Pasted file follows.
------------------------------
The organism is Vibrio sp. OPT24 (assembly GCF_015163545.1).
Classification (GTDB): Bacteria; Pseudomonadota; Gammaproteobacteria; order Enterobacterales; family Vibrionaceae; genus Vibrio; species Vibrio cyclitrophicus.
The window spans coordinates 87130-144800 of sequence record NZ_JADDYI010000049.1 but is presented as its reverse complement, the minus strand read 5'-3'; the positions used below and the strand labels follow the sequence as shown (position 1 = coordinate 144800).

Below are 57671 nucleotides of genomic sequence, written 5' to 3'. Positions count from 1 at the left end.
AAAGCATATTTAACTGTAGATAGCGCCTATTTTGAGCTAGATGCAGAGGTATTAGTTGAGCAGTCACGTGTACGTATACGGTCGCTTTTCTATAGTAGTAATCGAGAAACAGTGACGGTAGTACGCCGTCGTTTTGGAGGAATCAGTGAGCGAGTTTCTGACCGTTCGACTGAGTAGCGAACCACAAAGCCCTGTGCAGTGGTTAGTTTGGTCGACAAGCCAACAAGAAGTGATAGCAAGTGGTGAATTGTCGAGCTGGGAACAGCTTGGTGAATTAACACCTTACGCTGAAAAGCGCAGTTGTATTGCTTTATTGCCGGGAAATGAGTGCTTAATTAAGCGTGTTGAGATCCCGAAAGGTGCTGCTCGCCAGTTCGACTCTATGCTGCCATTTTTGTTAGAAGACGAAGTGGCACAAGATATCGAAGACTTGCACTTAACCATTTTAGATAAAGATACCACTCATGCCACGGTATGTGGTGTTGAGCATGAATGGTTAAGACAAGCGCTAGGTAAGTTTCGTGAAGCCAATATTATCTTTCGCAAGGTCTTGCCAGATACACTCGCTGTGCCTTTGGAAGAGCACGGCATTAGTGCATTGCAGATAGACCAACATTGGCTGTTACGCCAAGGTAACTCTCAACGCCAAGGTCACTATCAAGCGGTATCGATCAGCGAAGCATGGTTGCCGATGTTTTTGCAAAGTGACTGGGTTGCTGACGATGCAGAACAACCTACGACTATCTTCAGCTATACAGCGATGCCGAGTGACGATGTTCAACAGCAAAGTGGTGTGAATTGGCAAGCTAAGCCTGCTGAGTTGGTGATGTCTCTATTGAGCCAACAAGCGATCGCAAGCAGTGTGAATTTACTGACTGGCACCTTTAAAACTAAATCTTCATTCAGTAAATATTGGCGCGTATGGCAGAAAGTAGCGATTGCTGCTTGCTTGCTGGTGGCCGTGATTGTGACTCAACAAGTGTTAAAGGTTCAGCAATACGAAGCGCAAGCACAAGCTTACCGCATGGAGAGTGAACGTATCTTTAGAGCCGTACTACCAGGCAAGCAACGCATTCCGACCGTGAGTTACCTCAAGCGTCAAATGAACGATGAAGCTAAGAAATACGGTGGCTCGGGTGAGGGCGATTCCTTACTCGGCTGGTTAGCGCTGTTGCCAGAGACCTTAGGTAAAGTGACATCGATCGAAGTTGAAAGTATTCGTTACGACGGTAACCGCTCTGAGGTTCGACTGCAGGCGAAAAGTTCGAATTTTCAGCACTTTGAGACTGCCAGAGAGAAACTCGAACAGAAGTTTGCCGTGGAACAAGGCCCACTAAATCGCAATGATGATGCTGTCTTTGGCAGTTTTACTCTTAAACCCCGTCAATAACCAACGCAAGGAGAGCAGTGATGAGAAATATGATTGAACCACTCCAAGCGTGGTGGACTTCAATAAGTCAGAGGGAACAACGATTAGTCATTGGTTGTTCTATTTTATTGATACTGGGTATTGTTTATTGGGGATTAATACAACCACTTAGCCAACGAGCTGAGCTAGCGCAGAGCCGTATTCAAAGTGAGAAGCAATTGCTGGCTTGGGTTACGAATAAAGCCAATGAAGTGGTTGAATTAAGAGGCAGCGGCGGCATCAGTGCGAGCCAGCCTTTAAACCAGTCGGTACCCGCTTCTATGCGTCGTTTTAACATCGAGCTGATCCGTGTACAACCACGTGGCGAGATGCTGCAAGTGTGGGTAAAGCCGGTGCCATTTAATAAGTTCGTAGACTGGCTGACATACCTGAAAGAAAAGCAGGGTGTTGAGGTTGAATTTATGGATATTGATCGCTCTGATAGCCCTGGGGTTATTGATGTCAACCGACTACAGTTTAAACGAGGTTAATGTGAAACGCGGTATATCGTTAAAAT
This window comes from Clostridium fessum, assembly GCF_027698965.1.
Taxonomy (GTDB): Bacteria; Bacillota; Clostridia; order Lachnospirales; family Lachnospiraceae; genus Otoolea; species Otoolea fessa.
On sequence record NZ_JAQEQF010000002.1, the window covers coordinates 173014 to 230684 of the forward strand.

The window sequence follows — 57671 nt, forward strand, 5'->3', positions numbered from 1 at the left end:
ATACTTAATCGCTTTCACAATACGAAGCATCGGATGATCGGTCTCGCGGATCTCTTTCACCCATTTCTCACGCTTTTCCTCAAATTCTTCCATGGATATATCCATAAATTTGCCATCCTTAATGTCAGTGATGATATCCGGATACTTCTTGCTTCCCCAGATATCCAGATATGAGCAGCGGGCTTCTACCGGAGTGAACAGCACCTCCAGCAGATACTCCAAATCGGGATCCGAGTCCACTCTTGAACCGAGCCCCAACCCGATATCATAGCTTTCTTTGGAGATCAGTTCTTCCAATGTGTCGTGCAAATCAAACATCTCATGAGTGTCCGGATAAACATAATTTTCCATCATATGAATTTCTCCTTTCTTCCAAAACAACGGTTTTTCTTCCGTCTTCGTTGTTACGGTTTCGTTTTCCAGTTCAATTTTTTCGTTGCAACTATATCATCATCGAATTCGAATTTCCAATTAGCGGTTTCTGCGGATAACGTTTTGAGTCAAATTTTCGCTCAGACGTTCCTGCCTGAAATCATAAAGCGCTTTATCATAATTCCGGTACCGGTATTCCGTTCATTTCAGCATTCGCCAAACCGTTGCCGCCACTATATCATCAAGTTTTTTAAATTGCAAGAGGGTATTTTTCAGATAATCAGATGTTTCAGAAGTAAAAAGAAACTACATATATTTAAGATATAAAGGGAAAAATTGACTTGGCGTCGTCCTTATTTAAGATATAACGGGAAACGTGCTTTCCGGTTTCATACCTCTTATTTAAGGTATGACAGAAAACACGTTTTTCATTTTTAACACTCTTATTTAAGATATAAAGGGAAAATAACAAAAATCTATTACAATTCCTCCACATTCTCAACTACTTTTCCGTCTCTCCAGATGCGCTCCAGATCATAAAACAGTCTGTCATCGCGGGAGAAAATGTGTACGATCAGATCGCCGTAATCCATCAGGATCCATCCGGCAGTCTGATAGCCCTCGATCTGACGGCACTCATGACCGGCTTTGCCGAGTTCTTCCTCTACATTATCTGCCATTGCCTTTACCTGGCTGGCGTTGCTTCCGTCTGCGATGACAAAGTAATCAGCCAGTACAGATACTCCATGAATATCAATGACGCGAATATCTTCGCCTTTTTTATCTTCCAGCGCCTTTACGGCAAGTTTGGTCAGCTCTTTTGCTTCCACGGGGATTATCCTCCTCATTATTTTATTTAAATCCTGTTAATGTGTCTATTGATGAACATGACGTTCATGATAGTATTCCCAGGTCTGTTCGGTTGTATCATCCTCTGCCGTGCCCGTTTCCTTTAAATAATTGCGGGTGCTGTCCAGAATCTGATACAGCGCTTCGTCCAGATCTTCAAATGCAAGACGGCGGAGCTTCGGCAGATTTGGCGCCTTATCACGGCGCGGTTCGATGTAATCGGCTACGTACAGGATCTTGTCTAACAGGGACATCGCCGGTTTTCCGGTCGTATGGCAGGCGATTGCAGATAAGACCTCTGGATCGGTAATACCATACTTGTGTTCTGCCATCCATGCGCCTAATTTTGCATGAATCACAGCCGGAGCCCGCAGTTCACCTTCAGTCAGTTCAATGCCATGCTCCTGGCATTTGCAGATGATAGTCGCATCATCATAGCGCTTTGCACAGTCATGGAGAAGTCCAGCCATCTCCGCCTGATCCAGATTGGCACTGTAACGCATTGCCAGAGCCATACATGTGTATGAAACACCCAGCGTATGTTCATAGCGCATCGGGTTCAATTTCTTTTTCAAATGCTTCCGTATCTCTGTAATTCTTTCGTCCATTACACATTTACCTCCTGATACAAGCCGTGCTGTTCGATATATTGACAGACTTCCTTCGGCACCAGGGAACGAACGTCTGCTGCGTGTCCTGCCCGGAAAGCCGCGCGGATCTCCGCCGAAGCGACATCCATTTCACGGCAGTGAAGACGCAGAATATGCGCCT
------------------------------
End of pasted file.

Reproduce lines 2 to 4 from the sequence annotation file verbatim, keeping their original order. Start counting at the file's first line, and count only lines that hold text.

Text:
Classification (GTDB): Bacteria; Pseudomonadota; Gammaproteobacteria; order Enterobacterales; family Vibrionaceae; genus Vibrio; species Vibrio cyclitrophicus.
The window spans coordinates 87130-144800 of sequence record NZ_JADDYI010000049.1 but is presented as its reverse complement, the minus strand read 5'-3'; the positions used below and the strand labels follow the sequence as shown (position 1 = coordinate 144800).

Below are 57671 nucleotides of genomic sequence, written 5' to 3'. Positions count from 1 at the left end.